Lastly, we shouldn’t underestimate the how people feel when invited to be part of an exclusive group. While the gospel is inclusive, development happens best when you make it exclusive. This sense of being chosen validates people and strengthens their sense of call.
6 Steps To Setting Up Your Group
Give it a name that intuitively indicates it’s a group for developing and equipping leaders.
Pick your leaders
Aim for diversity in gender, age and experience. Consider mixing current leaders with and potential leaders.
Determine your frequency
Decide how often you are going to meet and for how long. Will it be in monthly for 6 months, weekly for 6 weeks or every 6 weeks for one year?
Select your topics
You can survey the group members to discover what areas of development they are seeking.
However, it is vital that you cover leadership topics such as these: problem-solving, managing people, resolving conflicts, handling complexity, delegation, developing systems, attitudinal areas, walking with Christ as a leader, leading yourself.
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Choose your resource
Books and blogs can be an excellent resource. Even studying a book of the Bible together can be helpful especially for younger leaders who are still developing their devotional life. Podcasts also provide a rich resource of material.
Our Next Level Leadership program is purpose designed to help you develop emerging leades and incorporates minimal reading, individual interaction sheets as well as group coaching.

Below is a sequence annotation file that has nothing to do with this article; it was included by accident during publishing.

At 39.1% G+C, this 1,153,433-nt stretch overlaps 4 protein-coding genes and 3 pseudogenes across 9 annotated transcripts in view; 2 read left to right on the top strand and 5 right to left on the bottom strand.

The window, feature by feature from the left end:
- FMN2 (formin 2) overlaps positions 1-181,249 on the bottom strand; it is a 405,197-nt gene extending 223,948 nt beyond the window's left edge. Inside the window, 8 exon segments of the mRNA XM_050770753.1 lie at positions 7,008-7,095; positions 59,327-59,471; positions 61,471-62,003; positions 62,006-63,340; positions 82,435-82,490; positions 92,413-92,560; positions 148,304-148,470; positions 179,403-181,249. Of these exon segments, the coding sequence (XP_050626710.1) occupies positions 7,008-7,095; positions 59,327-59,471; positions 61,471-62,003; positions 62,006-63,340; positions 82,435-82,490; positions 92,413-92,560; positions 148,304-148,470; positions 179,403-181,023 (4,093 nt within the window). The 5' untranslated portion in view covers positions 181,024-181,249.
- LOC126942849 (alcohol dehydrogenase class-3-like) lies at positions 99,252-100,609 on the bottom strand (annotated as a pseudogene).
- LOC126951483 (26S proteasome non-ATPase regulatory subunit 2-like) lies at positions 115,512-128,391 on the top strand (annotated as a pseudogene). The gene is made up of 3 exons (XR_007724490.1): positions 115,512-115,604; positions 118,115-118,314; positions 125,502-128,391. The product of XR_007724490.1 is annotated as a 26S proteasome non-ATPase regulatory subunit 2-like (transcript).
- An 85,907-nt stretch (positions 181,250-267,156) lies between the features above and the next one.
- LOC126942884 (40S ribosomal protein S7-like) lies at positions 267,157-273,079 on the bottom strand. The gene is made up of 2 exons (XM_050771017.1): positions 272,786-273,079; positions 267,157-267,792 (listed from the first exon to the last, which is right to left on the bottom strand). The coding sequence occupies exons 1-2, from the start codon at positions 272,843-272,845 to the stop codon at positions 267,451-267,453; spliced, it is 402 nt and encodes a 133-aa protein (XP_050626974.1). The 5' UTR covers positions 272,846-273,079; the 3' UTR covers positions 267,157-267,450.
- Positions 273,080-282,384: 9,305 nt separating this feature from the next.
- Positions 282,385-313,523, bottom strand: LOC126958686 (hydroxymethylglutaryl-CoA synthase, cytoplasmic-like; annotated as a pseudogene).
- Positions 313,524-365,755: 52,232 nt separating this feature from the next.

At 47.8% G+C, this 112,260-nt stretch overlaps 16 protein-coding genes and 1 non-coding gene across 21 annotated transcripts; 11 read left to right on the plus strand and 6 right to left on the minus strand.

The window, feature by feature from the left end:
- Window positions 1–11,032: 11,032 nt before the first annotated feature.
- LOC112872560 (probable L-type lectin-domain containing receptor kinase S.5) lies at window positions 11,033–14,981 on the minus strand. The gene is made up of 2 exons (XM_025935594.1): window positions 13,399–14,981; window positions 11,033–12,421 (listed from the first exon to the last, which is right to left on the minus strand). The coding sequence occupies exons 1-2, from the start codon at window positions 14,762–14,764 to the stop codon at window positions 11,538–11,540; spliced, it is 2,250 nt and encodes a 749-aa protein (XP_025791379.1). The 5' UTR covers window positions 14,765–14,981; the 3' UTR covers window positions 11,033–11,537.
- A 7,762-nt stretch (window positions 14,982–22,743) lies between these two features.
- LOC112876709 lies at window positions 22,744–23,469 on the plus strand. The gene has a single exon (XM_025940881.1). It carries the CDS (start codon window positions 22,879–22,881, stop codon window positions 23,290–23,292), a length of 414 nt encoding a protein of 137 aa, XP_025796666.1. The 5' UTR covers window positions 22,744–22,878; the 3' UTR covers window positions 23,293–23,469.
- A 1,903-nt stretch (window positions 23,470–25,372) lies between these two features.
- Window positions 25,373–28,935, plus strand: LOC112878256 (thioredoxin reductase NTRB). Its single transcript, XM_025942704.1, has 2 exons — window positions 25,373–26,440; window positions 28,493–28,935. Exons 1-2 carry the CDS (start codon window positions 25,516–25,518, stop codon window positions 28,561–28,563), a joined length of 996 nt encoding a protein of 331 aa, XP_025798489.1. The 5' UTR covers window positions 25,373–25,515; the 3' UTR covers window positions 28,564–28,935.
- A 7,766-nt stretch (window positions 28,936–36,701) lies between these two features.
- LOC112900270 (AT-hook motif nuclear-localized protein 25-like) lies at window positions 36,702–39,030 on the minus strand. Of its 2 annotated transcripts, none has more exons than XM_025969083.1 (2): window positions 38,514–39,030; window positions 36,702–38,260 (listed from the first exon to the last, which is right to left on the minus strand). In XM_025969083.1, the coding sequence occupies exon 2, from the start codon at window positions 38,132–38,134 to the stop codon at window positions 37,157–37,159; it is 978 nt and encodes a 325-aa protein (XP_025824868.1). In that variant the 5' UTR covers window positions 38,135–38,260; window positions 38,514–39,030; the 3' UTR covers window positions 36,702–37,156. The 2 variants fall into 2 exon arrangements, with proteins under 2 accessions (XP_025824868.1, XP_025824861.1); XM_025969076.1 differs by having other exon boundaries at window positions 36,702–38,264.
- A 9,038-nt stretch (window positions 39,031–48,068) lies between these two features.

Invite the leaders
Ring each leader and tell them they will be receiving a personal invitation via email. Send them a personal email. Ring each leader after they have responded. Make this process personal and focussed.
How to Run the Group
1. Prepare well in advance
If you’re using any type of pre-reading method make sure you’ve read the material thoroughly.
2. Frame how and what questions around the material.
These will stimulate the discussion. Aim for an exploring style group rather than a guru download type group. Don’t be afraid to let questions hang in the air. Be aware that the greater age gap between you and younger leaders the more intimidated they will be by you.
Pray with and for the leaders. This vital element will hasten their progress and emphasise the spiritual nature of the journey they have undertaken.
4. Create a social space
Amplify the social element with some snacks and coffee.
5. Action steps are crucial
Include action steps that leaders must report back on, using tools like WhatsApp for connection and communication.
6. Give the group time
Don’t be alarmed by the awkwardness or stiffness of the first few meetings. As the group forms it will eventually find a more relaxed place of connection and openness.
Why not take the plunge and decide to develop emerging leaders using my proven method? Choose a few leaders, work out some topics and set a launch date and go for it.
I guarantee you will not regret putting tie and energy into developing leaders. Plus it will empower you to grow a healthy church.